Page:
Celebration of the Eucharist in Ivory Coast

How do these tendencies manifest themselves?

For example, efforts are being made to ensure that there are more marriages between Muslim men and Christian women. The women then have to convert and the children from these unions are raised in the Muslim faith. Recently, a large number of affluent business people from Morocco began investing in our country. Their fellow Muslims are given preference over others. Or, they try to lure our Christian youth with money: “We will give you work, but in return, you will have to become Muslim.” We bishops are trying to work against these kinds of campaigns. For example, we support measures that allow young people to build networks and take charge of their own education.

 

Msgr Dogbo blessing a village woman.

Reconciliation begins with unity

The war years affected all religions and ethnicities equally. In your opinion, how can reconciliation be achieved for the inhabitants of Ivory Coast?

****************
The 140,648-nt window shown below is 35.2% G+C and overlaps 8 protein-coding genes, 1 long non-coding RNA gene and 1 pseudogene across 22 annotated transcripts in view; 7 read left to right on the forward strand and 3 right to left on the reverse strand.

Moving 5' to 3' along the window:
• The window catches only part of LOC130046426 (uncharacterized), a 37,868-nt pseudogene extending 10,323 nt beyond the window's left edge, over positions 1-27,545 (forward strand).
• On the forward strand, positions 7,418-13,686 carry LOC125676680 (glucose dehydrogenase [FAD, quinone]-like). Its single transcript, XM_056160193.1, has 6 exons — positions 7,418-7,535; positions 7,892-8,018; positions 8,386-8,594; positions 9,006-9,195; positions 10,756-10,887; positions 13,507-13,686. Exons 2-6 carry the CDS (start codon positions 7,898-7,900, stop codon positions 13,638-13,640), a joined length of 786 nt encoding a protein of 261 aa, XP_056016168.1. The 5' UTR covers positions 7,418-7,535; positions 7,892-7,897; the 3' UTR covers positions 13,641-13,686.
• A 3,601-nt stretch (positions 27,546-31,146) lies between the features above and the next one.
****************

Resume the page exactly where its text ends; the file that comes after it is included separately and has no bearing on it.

After the civil war, the politicians set up two reconciliation commissions and also appointed bishops to important positions. The commissions, made up of members of the various warring parties, ethnicities and religions, worked hard and made a lot of suggestions. These were ignored. And so the Church had to step in. We cannot manage reconciliation by ourselves, but we might be able to get the process started in society. This is why the Bishops’ Conference developed a new pastoral plan, which is intended for implementation between 2019 and 2023 and includes proposals for several concrete steps.

Msgr Dogbo surrounded by many priests from his diocese. The religious traditions play a role of reconciliation in Ivory Coast, and the priests play a role.

 

Which steps, for example?